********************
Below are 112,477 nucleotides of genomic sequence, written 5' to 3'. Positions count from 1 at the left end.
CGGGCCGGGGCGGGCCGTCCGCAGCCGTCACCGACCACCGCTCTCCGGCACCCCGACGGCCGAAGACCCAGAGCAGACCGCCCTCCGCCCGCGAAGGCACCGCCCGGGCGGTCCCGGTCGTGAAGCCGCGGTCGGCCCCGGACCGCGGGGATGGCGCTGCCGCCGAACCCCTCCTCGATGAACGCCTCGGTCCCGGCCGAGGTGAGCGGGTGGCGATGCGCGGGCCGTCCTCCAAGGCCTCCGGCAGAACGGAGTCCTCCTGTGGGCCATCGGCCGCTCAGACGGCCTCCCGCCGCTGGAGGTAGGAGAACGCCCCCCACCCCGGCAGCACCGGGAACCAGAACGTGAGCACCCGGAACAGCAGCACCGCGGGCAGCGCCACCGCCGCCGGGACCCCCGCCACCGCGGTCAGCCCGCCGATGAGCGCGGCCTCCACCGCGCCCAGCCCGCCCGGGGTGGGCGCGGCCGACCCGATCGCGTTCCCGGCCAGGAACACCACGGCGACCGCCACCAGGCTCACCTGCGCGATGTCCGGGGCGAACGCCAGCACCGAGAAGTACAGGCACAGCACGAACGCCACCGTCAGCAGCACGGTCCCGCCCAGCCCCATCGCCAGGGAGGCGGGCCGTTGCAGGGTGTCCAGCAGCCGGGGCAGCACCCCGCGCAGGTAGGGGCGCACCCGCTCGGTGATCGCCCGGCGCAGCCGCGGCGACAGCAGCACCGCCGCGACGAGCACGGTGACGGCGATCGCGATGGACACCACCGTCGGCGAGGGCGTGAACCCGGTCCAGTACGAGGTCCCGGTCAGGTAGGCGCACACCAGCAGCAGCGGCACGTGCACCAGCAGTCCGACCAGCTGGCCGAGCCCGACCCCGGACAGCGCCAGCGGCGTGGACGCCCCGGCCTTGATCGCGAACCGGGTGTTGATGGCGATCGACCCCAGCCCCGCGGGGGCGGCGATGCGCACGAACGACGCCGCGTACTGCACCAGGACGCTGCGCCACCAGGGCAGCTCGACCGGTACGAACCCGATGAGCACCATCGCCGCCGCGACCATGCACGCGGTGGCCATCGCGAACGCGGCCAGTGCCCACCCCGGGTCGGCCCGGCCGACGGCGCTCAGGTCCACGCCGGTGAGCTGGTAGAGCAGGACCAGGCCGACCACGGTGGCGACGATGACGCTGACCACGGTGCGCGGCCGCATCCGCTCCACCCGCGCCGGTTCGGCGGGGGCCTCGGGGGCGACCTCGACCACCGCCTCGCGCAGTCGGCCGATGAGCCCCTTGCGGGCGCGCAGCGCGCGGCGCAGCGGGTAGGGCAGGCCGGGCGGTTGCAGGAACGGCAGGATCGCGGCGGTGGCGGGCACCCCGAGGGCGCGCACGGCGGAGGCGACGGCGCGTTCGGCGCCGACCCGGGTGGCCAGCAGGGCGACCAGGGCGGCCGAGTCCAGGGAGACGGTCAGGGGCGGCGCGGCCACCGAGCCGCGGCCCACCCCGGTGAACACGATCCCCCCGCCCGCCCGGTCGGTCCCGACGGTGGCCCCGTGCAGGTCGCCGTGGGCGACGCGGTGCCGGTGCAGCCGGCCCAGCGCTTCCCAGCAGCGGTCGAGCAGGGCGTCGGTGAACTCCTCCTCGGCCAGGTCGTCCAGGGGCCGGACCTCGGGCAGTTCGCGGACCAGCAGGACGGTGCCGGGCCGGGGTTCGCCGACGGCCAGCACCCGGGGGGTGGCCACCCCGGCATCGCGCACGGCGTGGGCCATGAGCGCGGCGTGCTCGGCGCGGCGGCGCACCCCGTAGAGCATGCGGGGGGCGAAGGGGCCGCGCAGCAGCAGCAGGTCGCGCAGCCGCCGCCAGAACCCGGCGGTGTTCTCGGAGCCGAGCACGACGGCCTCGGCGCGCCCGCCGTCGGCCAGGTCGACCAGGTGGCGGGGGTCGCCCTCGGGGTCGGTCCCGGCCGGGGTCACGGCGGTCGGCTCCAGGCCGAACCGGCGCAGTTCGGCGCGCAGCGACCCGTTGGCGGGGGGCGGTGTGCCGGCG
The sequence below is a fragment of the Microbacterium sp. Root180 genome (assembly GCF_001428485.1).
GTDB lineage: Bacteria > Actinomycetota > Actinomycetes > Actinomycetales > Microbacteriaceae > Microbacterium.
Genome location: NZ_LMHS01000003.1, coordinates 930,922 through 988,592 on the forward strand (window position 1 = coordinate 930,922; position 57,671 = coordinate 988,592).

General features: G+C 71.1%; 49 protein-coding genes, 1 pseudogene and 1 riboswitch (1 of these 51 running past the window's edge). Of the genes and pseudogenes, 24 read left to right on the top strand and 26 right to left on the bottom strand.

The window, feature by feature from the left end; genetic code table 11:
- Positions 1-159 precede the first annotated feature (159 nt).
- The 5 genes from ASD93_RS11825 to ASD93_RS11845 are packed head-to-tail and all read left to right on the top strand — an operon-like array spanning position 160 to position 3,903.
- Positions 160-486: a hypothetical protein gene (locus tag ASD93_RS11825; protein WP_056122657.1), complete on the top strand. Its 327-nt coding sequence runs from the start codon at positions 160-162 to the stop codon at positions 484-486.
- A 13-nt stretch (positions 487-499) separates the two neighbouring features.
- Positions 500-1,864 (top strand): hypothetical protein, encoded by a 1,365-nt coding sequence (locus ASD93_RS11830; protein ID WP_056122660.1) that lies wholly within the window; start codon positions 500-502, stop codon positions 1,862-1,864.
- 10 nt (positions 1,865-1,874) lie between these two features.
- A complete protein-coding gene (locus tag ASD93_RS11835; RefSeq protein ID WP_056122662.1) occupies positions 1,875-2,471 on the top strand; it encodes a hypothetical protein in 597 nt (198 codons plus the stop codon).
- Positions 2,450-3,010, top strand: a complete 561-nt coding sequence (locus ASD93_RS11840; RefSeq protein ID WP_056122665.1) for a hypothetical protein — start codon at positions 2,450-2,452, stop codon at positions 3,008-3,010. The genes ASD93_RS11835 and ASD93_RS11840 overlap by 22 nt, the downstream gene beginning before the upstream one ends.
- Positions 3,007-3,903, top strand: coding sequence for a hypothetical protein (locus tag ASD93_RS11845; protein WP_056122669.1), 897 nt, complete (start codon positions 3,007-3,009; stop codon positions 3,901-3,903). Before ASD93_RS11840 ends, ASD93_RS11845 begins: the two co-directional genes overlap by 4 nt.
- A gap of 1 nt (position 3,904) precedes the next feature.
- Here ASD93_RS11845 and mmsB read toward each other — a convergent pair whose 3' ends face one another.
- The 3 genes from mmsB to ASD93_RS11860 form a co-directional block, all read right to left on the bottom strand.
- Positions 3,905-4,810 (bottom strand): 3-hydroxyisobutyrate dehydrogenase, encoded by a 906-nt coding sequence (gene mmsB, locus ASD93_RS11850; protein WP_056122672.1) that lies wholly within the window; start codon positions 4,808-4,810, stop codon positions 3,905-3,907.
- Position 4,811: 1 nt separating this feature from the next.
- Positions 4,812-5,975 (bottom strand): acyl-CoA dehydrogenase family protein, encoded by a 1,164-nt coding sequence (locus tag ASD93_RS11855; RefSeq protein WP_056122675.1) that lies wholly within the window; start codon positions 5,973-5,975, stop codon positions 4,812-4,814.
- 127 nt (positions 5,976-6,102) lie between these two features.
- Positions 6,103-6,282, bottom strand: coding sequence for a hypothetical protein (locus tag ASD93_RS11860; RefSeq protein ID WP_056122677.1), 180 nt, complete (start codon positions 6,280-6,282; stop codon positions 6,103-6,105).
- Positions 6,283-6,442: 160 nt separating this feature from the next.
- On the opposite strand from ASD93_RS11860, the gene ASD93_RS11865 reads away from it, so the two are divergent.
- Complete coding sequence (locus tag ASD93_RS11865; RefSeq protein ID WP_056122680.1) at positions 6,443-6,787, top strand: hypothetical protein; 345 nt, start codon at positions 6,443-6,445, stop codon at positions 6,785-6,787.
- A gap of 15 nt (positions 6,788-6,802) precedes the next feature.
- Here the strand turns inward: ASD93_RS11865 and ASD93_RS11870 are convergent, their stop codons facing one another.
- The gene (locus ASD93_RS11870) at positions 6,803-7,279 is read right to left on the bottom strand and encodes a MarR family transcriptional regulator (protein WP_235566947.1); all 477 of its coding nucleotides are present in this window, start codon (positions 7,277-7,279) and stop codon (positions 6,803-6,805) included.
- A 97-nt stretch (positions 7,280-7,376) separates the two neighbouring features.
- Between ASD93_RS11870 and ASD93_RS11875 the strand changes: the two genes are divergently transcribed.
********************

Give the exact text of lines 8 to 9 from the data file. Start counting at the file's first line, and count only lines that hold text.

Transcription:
- Positions 1-159 precede the first annotated feature (159 nt).
- The 5 genes from ASD93_RS11825 to ASD93_RS11845 are packed head-to-tail and all read left to right on the top strand — an operon-like array spanning position 160 to position 3,903.